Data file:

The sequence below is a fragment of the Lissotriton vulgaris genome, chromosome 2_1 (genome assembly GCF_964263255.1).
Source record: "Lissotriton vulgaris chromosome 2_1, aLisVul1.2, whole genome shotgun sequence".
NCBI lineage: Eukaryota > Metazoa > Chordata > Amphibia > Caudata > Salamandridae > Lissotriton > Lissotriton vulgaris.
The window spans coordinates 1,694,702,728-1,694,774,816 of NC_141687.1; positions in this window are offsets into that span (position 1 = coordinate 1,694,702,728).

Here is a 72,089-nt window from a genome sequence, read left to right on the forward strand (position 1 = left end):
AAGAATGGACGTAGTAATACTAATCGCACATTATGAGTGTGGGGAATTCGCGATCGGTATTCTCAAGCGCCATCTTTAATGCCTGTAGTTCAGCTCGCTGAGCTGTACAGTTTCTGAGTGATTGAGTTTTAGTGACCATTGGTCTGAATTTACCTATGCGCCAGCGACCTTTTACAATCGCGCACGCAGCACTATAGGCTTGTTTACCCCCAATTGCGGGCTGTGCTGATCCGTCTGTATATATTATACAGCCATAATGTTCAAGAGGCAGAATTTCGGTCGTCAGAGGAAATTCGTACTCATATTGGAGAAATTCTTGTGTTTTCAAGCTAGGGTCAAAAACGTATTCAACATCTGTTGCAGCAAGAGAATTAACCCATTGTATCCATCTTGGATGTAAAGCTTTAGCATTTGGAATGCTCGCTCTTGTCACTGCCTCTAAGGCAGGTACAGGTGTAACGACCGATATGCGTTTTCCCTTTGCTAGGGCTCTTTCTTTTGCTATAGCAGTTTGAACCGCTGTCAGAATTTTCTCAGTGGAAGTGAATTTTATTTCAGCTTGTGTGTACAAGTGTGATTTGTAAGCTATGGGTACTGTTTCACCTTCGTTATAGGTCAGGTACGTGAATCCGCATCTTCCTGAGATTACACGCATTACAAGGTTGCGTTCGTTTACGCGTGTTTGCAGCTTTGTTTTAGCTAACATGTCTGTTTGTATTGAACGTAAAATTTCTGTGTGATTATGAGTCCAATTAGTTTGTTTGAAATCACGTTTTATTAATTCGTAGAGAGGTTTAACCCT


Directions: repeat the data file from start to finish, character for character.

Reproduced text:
The sequence below is a fragment of the Lissotriton vulgaris genome, chromosome 2_1 (genome assembly GCF_964263255.1).
Source record: "Lissotriton vulgaris chromosome 2_1, aLisVul1.2, whole genome shotgun sequence".
NCBI lineage: Eukaryota > Metazoa > Chordata > Amphibia > Caudata > Salamandridae > Lissotriton > Lissotriton vulgaris.
The window spans coordinates 1,694,702,728-1,694,774,816 of NC_141687.1; positions in this window are offsets into that span (position 1 = coordinate 1,694,702,728).

Here is a 72,089-nt window from a genome sequence, read left to right on the forward strand (position 1 = left end):
AAGAATGGACGTAGTAATACTAATCGCACATTATGAGTGTGGGGAATTCGCGATCGGTATTCTCAAGCGCCATCTTTAATGCCTGTAGTTCAGCTCGCTGAGCTGTACAGTTTCTGAGTGATTGAGTTTTAGTGACCATTGGTCTGAATTTACCTATGCGCCAGCGACCTTTTACAATCGCGCACGCAGCACTATAGGCTTGTTTACCCCCAATTGCGGGCTGTGCTGATCCGTCTGTATATATTATACAGCCATAATGTTCAAGAGGCAGAATTTCGGTCGTCAGAGGAAATTCGTACTCATATTGGAGAAATTCTTGTGTTTTCAAGCTAGGGTCAAAAACGTATTCAACATCTGTTGCAGCAAGAGAATTAACCCATTGTATCCATCTTGGATGTAAAGCTTTAGCATTTGGAATGCTCGCTCTTGTCACTGCCTCTAAGGCAGGTACAGGTGTAACGACCGATATGCGTTTTCCCTTTGCTAGGGCTCTTTCTTTTGCTATAGCAGTTTGAACCGCTGTCAGAATTTTCTCAGTGGAAGTGAATTTTATTTCAGCTTGTGTGTACAAGTGTGATTTGTAAGCTATGGGTACTGTTTCACCTTCGTTATAGGTCAGGTACGTGAATCCGCATCTTCCTGAGATTACACGCATTACAAGGTTGCGTTCGTTTACGCGTGTTTGCAGCTTTGTTTTAGCTAACATGTCTGTTTGTATTGAACGTAAAATTTCTGTGTGATTATGAGTCCAATTAGTTTGTTTGAAATCACGTTTTATTAATTCGTAGAGAGGTTTAACCCT